California’s ‘Renewable’ Energy Grid on Verge of Crisis

    “California claims to be reducing the “state’s greenhouse gas emissions,” but about 80 percent of California’s rapidly rising electrical imports come from fossil-fuel power plants, “six percent from coal-fired plants”, and up to 14 percent from nuclear.

    With Gov. Brown’s RPS demanding rapid increases in solar and wind power generation, California’s electric grid is on a crash course to exceed its ability to import enough “excess” dispatchable power from other states.”

  6. rockman on Sun, 16th Apr 2017 11:28 am 

    “The risk to our national security and our economy is not one I’m willing to take,” Menendez said at a press conference Monday.” The most worrisome aspects of this statement IMHO: he is really sincere and thus very ignorant of the system or he realizes he’s just delivering propaganda BS to excite the public over a nonexistent danger.

  7. bobinget on Sun, 16th Apr 2017 12:02 pm 

    BOTH Russia and China will soon largely CONTROL
    North American oil pricing.
    The key to that control lies with Venezuela.

    China can halt oil shipments to the US anytime it chooses. At this time China needs to keep oil pricing low as it continues to pressure both public oil companies and nationalized production. Oil prices, at least in North America, are based on how much inventory is currently available.
    (patience, I know you know that)
    Thanks to North America’s transparency we have the only nation offering this service.

    If Venezuela continues to ship almost a million barrels
    weekly, China is not receiving its own agreed on allotments. China may be down with that as it stabilizes prices (around ($52). Venezuela is also in hock to Russia. Russia, an oil exporter, is suffering from oil prices this low. (economy in third year of strong downturn)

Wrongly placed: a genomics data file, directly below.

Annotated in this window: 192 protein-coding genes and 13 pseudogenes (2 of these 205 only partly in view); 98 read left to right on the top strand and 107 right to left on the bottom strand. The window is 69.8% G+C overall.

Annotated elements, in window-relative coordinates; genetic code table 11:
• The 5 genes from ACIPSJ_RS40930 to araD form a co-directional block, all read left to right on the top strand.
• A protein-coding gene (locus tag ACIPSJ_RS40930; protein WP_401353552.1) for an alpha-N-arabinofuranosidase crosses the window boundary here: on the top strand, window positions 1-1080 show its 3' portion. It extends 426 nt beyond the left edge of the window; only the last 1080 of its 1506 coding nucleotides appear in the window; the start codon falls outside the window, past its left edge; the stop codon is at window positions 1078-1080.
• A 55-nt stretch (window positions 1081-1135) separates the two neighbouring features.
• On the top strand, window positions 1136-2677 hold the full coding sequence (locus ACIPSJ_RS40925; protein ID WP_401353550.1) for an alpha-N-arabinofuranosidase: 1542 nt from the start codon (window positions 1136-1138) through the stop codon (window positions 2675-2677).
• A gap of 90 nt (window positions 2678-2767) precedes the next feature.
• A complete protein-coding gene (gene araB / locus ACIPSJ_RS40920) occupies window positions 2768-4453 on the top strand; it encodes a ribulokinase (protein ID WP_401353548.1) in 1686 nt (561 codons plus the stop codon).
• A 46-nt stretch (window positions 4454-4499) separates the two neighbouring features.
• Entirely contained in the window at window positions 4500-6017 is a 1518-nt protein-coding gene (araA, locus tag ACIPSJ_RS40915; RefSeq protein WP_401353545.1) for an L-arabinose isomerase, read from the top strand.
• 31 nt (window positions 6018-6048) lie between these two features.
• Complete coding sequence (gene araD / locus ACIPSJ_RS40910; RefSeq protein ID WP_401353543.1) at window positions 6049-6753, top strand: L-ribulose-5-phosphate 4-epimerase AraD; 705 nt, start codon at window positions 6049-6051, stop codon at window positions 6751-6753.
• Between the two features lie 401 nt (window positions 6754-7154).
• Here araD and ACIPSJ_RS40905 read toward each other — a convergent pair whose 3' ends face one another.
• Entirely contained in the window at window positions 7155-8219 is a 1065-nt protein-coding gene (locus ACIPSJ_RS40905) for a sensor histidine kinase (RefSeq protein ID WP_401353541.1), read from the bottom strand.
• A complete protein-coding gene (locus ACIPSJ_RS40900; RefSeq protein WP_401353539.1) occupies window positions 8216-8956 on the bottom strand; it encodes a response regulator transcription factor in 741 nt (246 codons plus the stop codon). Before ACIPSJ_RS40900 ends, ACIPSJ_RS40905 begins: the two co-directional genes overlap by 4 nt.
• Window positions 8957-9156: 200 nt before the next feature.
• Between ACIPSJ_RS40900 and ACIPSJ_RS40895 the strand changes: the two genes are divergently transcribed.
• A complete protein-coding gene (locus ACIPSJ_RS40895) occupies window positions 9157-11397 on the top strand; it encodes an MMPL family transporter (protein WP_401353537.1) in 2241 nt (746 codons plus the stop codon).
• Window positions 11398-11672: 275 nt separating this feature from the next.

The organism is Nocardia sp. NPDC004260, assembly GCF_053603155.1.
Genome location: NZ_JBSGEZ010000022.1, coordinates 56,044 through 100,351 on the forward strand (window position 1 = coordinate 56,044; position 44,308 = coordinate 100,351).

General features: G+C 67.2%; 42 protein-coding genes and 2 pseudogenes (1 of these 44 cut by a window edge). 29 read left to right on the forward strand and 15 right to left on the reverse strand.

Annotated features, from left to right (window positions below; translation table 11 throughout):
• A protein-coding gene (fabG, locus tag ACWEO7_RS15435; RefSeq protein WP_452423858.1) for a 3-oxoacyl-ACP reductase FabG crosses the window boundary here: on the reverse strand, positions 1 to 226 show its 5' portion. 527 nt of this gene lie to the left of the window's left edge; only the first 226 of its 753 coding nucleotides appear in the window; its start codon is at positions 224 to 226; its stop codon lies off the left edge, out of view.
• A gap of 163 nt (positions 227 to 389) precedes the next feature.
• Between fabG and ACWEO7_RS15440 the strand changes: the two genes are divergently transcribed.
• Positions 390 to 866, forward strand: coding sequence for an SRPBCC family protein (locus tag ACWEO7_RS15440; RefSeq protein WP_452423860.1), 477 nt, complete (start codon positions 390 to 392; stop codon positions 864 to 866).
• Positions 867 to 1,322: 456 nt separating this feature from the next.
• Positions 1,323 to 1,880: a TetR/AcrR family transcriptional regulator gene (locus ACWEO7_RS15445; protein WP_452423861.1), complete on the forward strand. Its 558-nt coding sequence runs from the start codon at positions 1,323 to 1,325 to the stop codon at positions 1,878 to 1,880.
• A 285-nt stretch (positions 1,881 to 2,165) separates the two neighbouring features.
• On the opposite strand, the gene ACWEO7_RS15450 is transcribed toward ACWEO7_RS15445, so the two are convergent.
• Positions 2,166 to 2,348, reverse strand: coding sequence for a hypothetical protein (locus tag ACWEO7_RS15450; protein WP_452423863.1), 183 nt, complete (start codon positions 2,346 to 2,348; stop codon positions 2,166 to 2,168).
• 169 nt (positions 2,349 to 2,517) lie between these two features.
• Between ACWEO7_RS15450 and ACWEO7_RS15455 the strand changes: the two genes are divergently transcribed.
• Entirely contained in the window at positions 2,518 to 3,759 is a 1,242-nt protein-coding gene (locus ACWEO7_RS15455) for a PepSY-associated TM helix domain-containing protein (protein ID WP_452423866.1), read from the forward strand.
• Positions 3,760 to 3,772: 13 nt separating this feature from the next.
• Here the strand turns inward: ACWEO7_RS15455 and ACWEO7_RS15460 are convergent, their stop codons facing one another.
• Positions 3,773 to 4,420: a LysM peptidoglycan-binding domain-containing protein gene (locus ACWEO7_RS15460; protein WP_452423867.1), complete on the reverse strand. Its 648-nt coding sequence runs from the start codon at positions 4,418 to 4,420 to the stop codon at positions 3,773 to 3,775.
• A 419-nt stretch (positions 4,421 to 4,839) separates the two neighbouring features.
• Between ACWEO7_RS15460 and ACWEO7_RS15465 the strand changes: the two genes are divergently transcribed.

So, we have Venezuela and Russia desperate for higher prices while China puts the squeeze on producers.

    China learned plenty dealing with Wal-Mart.
    WMT learned long ago they could force companies to sell their products at the lowest possible mark-ups.
    WMT can monopolize a medium size company’s entire production. As time goes on threaten to stop buying unless prices at cut not just to the bone but beneath.
    Soon, WMT gets yet another ‘Equate’ house brand.

    China controls Venezuela’s oil sales.
    China controls what Venezuelan oil goes where.

    How this shakes out with Russia and China is a guess.

    WHEN China gains control of all of Nigerian, Ecuadorian, Angola’s, percentage of North American production China can then and only then create ‘shortages’ driving prices higher for non Chinese clients.
    As we know, who controls oil pricing controls economies.

    Bob Inget

  8. bobinget on Sun, 16th Apr 2017 12:10 pm 

    Correction: I intended to write; China can withhold
    “Venezuelan” oil shipments.. not all shipments.

  9. rockman on Sun, 16th Apr 2017 2:36 pm